Tuesday, April 01, 2014

bubbles on work sheets or real world Kindergarten?

It seems we have a choice. School boards, and policy makers are pushing things in the wrong direction. The choice is whether we confine children to chairs and have them fill up sheets of bubbles on standardized tests, or whether we invest in their safely doing real things.

It seems that others are also remembering what kindergarten was intended to be in the first place... a time of learning through play, not simply a time to get a leg up on standardized tests. This article in Yes Magazine helps to explain it. You can't bounce off walls if there are no walls.

Standardized tests were one of the dumbest inventions in education. While they might have some diagnostic value, they stand between the teacher and student, relieving the teacher of being fully engaged on a personal level, thus allowing the teacher to handle larger numbers of kids efficiently and at low cost. And we get what we pay for. Crappy education.

Play actually has value at all ages. Most adults find it the most effective way to inspire learning.

Our Clear Spring School campus has about 5 acres of woods that are used by the kids to build forts, run and let off steam. In the early fall, the woods are closed due to dangers from ticks and chiggers, but after the first frost, a school wide meeting is held and all the kids go over the rules. They have to respond to the bell. They have to be inclusive of others in their play, regardless of age. And so we are in the unique situation in which children of all ages play together. Even our high school students play with first graders and even our youngest have friends of all ages.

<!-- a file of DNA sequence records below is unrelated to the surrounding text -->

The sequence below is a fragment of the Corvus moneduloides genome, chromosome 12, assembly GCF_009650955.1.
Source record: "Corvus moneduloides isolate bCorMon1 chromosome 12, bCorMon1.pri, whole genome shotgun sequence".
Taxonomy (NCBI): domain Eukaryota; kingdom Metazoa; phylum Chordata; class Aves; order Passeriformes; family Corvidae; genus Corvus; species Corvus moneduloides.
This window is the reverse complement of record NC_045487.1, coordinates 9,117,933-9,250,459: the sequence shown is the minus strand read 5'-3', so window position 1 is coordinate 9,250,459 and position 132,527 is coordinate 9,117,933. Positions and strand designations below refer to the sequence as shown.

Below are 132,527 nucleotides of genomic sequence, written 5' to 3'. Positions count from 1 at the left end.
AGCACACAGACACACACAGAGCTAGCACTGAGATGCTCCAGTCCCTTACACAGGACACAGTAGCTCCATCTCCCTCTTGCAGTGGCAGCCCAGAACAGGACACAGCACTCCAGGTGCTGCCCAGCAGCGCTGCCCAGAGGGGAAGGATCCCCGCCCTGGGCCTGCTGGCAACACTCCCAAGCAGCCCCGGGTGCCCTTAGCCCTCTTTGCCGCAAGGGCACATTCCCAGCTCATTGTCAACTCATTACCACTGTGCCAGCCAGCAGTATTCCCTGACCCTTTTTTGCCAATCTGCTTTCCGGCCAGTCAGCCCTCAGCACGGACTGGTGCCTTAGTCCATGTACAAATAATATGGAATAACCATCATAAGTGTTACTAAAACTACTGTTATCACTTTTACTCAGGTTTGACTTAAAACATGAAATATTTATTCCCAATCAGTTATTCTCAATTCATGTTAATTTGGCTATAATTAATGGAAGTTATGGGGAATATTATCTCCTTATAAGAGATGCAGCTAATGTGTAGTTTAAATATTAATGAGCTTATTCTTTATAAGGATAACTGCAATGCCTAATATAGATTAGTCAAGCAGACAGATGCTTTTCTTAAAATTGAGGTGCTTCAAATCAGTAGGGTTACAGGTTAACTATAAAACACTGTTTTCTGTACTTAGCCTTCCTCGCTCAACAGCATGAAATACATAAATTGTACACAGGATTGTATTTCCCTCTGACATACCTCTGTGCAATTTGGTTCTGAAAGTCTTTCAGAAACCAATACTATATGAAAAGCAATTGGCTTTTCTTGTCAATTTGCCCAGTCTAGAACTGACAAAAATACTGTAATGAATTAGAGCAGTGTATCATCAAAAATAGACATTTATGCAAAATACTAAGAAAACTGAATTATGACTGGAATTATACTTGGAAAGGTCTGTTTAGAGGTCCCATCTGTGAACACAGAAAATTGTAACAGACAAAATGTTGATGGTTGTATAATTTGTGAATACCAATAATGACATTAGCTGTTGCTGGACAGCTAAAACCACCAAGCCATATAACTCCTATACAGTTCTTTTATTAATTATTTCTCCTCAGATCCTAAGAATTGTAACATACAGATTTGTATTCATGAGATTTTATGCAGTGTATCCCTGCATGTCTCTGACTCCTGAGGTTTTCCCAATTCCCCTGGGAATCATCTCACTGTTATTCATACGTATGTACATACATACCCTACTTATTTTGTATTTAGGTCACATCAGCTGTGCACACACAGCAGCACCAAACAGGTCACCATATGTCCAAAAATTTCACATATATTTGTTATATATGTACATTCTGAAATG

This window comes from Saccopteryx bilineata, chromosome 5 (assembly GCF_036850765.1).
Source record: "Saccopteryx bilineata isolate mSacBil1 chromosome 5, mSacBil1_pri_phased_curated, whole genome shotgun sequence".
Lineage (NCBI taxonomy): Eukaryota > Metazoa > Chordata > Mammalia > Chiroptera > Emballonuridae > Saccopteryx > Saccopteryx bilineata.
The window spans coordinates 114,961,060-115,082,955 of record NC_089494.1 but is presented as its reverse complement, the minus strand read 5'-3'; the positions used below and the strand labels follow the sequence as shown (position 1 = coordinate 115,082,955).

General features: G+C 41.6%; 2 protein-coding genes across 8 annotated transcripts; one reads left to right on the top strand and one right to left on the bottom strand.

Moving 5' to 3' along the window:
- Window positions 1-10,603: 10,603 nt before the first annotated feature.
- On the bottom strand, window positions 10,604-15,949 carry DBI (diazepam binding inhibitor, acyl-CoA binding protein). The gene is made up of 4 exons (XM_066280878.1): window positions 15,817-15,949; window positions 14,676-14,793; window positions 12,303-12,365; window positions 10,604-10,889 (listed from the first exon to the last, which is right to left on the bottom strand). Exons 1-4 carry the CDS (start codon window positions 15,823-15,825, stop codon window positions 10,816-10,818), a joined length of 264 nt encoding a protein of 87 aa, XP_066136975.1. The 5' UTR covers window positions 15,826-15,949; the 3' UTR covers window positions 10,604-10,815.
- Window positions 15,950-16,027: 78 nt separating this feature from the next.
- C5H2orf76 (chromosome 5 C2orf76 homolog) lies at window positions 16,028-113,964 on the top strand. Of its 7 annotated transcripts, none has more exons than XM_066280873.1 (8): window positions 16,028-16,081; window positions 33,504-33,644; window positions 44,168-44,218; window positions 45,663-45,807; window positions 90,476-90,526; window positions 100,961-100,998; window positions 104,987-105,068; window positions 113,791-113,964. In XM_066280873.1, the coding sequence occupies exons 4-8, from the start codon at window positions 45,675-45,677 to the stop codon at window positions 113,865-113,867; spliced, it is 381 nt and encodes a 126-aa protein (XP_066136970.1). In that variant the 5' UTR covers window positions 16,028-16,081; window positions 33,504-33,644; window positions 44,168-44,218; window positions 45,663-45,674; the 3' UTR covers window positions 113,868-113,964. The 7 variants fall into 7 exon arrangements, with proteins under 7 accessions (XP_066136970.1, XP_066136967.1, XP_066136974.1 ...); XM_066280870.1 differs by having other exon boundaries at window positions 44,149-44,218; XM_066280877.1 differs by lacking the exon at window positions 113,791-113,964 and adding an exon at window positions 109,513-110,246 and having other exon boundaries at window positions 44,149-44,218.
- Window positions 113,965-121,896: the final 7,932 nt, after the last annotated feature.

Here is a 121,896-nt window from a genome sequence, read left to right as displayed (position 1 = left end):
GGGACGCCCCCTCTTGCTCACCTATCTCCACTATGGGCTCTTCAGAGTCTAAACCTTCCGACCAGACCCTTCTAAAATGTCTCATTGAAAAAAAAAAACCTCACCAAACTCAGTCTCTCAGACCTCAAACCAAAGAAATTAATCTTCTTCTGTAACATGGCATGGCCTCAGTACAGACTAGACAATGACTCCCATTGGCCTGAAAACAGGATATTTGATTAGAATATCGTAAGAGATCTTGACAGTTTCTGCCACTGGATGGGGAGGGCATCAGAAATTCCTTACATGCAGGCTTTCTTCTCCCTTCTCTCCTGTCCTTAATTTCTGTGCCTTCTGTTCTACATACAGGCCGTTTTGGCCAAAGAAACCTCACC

Some would say that kids playing in the woods is dangerous. We are lucky to live in a relatively safe environment. Some would say that kids playing in the woods is an avoidance of actual learning. Nothing could be further from the truth. Human culture must arise new with each generation. That means that kids need to be learning how to work together in social collaborations of their own choosing.

Parents and school administrators would like kids to be under direct parental control at all times. Finnish Neuro-physiologist Matti Bergstöm calls that the "white game." The black game is the game children make up for themselves, and they must be trusted to play that game in order to learn and grow and become invested in the advance of culture. And while the kids are in the woods, they discover things that few schools make any effort to teach... that we really do live in a real world that involves multi-sensory experience and learning.

It is a fraud for many kindergartens to call themselves "kindergartens." The name itself came from Friedrich Froebel and his educational methods. If there is no play in it, it should be named something else so as to stop deceiving, and so as to stop Froebel from spinning over and over in his grave.

Today I met with the donor of new lathes to the Wisdom of the Hands program and we spent some time assembling them, moving them into place and playing. How about turning stock and then carving a spiral pattern in it? Buzz made it seem easy.

Make, fix and create...

4 comments:

Mario Núñez said...

Doug,

The history of standardized testing is not a pretty one. It's worth a read.

Mario

Chris Sagnella said...

Doug-

I haven't checked in for sometime, but I would like you to know that my woodworking program is doing very well at our alternative school in town. I feel like I am empowering kids with something more valuable than answers to a common test. Everyday I get to share something that I am passionate about and my kids do get to do some uncommon things with hand tools ...and this makes them feel special! Thanks for the inspiration.

All the best, Chris Sagnella- CT

Doug Stowe said...

Mario, where's the best place to read about that history? Do you have any suggestions?

Chris, I'm glad you're still at it.

Mario Núñez said...

Doug,

Tests and Measurements was one of my graduate school classes, but that was a VERY long time ago. I'll look around and see what I have or can find.

Mario